By John Pierson Staff Reporter of The Wall Street Journal
Not all the best things in life are free — a good night’s sleep, for example.
Many mattresses cost a lot of money, and some cost a whole lot. The question is whether there is a discernible benefit to be derived from the added expense.
Mattress makers disagree on the answer, depending on their specialty. In fact, consensus in the industry seems limited to the notion that people sleep best on a mattress with a firm center sandwiched between softer “comfort” layers — a departure from the long-held dictum that the best bed is a hard bed. Andrea Herman, director of the Better Sleep Council, an industry group based in Alexandria, Va., sees a gradual awakening from a “Puritan heritage” that equated enduring discomfort — a hard bed — with virtue.
Science tells us little about how sleep surfaces affect sleep. Studies conducted with Stanford University students in the 1960s have been discredited because students tend to be sleep-deprived and thus can sleep on anything. “We have very little or no data relating sleep to different types of beds,” says Thomas Roth, head of sleep-disorders medicine at Detroit’s Henry Ford Hospital.
Despite the lack of science, theories abound about how to build a better bed. A visit to Shifman Mattress Co., in Newark, N.J., shows what goes into products at the high end of the market. Shifman produces handmade mattress-and-box-spring sets in all sizes. As is the case throughout the industry, its best-selling size is queen; and most of Shifman’s queen-size sets sell in the $800-to-$1,700 range — at least twice the industry average of $400 to $700.
Shifman has been making its mattresses for 103 years, 78 of those years in the same brick building, which is somewhat the worse for wear. Today, the company’s 35 craftsmen — many of Portuguese descent — turn out mattress-and-box-spring sets at the rate of one every 8 1/2 hours, a snail’s pace compared with the average in the highly automated mattress industry: one every 40 minutes.
Shifman sells its products through 60 retail stores in the Northeast, the best known of which is New York’s Bloomingdale’s. The company’s products are also sold under two private labels. “My approach is it doesn’t matter how much they cost so long as the quality is better,” says Shifman’s president, Mike Hammer, who bought the company in 1985 after 22 years with industry giants Simmons and Stearns & Foster.
Most mattresses made today include substantial amounts of synthetics. Picking down through the layers of most Shifman mattresses, however, you encounter cotton, wool and perhaps hog hair; in fact, only one Shifman model, designed for customers demanding extra firmness, contains layers of man-made material (Dacron).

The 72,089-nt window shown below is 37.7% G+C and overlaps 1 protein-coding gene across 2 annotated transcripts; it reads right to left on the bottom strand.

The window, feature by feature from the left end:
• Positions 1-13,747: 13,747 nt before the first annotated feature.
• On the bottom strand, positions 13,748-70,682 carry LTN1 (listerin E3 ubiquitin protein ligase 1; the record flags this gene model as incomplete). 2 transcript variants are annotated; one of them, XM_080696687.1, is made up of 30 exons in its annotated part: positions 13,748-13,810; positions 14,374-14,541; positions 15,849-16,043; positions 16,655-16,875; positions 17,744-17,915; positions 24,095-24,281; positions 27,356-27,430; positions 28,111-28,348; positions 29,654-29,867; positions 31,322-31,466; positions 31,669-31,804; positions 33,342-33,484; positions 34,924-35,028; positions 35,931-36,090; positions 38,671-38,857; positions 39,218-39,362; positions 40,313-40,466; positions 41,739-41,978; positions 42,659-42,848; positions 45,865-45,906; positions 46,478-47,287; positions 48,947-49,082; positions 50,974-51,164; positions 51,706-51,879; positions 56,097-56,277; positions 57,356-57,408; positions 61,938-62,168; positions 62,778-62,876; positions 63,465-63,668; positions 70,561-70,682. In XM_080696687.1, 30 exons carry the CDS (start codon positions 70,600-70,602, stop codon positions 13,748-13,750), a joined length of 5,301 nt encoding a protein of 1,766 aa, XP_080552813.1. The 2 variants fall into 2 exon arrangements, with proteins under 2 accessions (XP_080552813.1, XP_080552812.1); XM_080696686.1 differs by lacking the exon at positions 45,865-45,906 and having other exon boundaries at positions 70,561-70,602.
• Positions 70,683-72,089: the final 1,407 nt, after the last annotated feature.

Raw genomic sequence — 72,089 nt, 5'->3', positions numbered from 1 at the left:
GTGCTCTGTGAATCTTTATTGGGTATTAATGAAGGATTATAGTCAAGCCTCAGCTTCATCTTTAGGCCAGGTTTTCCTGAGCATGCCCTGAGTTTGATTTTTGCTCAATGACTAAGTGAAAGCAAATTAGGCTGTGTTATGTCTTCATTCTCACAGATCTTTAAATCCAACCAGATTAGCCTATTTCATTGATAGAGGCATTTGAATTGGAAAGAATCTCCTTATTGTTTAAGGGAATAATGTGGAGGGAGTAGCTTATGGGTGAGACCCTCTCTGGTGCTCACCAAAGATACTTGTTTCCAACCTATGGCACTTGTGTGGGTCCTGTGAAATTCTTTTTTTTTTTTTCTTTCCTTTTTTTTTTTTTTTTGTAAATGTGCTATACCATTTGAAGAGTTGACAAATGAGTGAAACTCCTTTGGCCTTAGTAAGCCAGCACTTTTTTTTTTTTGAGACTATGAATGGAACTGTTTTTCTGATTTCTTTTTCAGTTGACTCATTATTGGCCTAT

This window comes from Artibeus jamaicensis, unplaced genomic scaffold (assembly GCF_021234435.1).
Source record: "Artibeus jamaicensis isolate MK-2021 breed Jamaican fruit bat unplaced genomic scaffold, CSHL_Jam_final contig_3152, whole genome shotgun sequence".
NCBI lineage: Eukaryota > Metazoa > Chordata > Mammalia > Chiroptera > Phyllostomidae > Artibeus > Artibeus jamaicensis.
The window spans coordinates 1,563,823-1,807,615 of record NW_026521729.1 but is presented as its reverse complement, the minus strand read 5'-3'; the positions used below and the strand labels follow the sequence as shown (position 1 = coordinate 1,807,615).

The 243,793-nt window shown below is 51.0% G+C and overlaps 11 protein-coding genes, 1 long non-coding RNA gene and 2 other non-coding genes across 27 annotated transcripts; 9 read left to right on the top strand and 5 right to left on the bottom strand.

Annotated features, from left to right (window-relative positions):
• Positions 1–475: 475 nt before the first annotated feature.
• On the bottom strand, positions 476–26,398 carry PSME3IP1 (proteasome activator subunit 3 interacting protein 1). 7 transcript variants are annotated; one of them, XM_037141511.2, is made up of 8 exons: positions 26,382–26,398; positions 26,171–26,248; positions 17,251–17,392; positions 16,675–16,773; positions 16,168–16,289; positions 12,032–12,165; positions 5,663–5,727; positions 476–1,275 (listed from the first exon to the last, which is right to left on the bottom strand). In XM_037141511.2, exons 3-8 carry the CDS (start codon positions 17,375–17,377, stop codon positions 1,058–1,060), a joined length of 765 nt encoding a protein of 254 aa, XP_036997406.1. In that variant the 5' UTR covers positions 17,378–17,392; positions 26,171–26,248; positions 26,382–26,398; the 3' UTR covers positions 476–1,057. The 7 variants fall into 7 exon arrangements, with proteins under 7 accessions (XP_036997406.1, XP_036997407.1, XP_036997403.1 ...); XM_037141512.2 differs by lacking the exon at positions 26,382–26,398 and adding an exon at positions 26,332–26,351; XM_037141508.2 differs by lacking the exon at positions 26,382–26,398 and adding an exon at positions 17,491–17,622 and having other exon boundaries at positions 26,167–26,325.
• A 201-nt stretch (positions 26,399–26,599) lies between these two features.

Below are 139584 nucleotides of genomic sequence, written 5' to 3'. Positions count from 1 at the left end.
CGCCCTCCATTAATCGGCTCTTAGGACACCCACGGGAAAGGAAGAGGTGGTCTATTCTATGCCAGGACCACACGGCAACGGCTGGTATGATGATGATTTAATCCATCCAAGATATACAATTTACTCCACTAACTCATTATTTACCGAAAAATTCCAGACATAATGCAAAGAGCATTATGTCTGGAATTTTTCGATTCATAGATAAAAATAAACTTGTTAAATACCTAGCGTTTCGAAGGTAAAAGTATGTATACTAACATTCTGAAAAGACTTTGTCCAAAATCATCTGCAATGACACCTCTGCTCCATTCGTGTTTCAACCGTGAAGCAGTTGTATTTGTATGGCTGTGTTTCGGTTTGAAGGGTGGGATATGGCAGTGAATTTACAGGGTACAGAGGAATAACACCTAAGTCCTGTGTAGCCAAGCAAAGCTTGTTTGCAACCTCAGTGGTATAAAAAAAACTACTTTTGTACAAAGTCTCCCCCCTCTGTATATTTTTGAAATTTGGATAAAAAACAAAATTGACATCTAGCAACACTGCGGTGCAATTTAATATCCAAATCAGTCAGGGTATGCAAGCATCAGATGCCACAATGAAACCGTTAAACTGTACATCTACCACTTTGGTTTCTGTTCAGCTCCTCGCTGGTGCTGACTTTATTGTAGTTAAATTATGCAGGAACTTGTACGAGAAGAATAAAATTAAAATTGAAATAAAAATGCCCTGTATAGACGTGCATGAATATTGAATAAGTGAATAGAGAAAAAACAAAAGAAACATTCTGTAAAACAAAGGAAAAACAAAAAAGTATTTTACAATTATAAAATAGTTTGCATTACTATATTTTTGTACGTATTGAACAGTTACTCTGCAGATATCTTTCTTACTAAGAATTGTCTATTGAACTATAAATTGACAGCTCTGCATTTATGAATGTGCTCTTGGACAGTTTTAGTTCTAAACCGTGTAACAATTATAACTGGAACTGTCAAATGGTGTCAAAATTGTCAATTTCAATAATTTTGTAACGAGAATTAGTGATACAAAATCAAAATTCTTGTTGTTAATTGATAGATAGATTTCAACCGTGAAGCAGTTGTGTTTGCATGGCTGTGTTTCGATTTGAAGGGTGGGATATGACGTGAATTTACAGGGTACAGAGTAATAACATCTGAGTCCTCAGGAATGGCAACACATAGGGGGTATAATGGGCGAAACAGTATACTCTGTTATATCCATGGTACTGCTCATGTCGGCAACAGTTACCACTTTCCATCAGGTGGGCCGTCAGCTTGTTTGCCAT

All Shifman mattresses are tufted, or bound together with nylon twine that a worker, starting with a double slipknot, threads top to bottom and back again with 24-inch steel needles, tying another knot at the end. The tufting keeps the materials inside from shifting and gives the mattress surface a dimpled look. On conventional mattresses the top and bottom surfaces are quilted by machine; the quilting thread reaches no deeper than 2 inches into the foam.
The separate box spring uses the kind of large upholstery springs that are found in fine furniture. These are held in place by Italian hemp twine, hand tied to the top of each spring at eight points of the compass.
“We talk about 30 to 40 years of use for a Shifman. The industry talks about 10 years,” says Mr. Hammer. “I admit this is overkill.”
But the company’s products are by no means the most expensive on the market. Dux of Sweden makes a bed by hand that uses three times as many springs as a conventional bed and can fetch up to $5,200 for a queen-size Dux Pascal, a box spring and inner spring mattress topped with layers of cotton and natural latex. Dux makes its beds in Sweden but has outlets in the U.S.
Also from Sweden but available in this country is the Tempur-Pedic “pressure-relieving” mattress and pillow, made of high-density visco-elastic foam, which responds to body heat by becoming soft and molding itself to the body’s shape. The queen mattress by itself sells for $1,300, the pillow for $90 and a wood-and-steel foundation for $170.
Hastens of Sweden uses cotton, wool, flax and lots of horsehair; a top-of-the-line set close to queen-size sells for the equivalent of $5,700. Switzerland’s Matra AG has designed a bed using convex, flexible wooden slats, on top of which is a latex mattress. The price of a top-of-the-line queen Swissflex (with electric controls) is $12,700.
Does throwing more money at a mattress mean better sleep? Dial-A-Mattress Operating Corp., based in Long Island City, N.Y., thinks not. The company makes a profit buying from big manufacturers like Sealy Corp., Investcorp SA’s Simmons Co. and Serta Inc., leaving the labels on and selling by phone — all of which makes for a high-volume, low-cost operation. Its top seller is a Serta that sells for about $400 in a queen set.
The industry seems largely uninterested in scientific scrutiny of its products. James Walsh, director of sleep medicine at St. Luke’s Hospital in St. Louis, recently approached the Better Sleep Council with a request to fund an academic study relating sleep to mattresses. The request was rejected.
The council’s Ms. Herman says that decision was based on the industry’s belief that mattresses already enjoy “very high consumer satisfaction,” and its concern that testing would “inevitably influence the competitive balance” among different mattress brands.